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Omnivores Dilemma

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Omnivores Dilemma
Michael Pollan, The Omnivore’s Dilemma: The Secrets Behind What You Eat (Young Reader’s Edition) - Grade 7

Originally published in New York: Dial Books, 2009.

Learning Objective: The goal of this two day exemplar is to give students the opportunity to use the reading and writing habits they’ve been practicing on a regular basis to unpack Pollan’s investigative journalism of industrial farms. By reading and rereading the passage closely combined with classroom discussion about it, students will identify why and how farming practices have changed, as well as identify Pollan’s point of view on the subject. When combined with writing about the passage and teacher feedback, students will begin to appreciate investigative journalism, as well as question from where their food is coming.

Reading Task: Students will silently read the passage in question on a given day—first independently and then following along with the text as the teacher and/or skillful students read aloud. Depending on the difficulties of a given text and the teacher’s knowledge of the fluency abilities of students, the order of the student silent read and the teacher reading aloud with students following might be reversed. What is important is to allow all students to interact with challenging text on their own as frequently and independently as possible. Students will then reread specific passages in response to a set of concise, text- dependent questions that compel them to examine the meaning and structure of Pollan’s reporting. Therefore, rereading is deliberately built into the instructional unit.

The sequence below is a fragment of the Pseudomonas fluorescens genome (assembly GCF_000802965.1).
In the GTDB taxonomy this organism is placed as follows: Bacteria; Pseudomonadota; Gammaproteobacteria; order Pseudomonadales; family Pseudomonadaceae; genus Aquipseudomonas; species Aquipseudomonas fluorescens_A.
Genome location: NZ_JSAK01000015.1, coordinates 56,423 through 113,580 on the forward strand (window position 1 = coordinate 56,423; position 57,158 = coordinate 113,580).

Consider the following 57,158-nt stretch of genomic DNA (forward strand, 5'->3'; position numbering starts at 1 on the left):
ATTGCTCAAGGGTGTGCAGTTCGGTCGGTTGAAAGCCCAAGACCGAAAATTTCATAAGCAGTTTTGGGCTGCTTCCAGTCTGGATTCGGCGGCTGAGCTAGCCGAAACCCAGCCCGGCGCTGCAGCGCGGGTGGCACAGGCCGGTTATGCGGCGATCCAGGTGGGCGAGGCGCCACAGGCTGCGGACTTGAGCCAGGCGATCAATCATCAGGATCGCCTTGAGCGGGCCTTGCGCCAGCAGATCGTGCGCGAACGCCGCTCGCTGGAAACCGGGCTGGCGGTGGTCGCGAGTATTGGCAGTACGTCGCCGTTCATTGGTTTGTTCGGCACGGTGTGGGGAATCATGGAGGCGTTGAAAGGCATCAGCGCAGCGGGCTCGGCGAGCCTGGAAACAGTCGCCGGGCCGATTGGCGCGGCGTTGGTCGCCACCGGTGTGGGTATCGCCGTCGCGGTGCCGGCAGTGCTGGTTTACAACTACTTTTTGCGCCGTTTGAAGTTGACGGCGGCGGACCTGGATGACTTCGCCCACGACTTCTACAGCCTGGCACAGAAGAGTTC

Vocabulary Task: Most of the meanings of words in the exemplar text can be discovered by students from careful reading of the context in which they appear. Teachers can use discussions to model and reinforce how to learn vocabulary from contextual clues, and students must be held accountable for engaging in this practice. Where it is judged this is not possible, underlined words are

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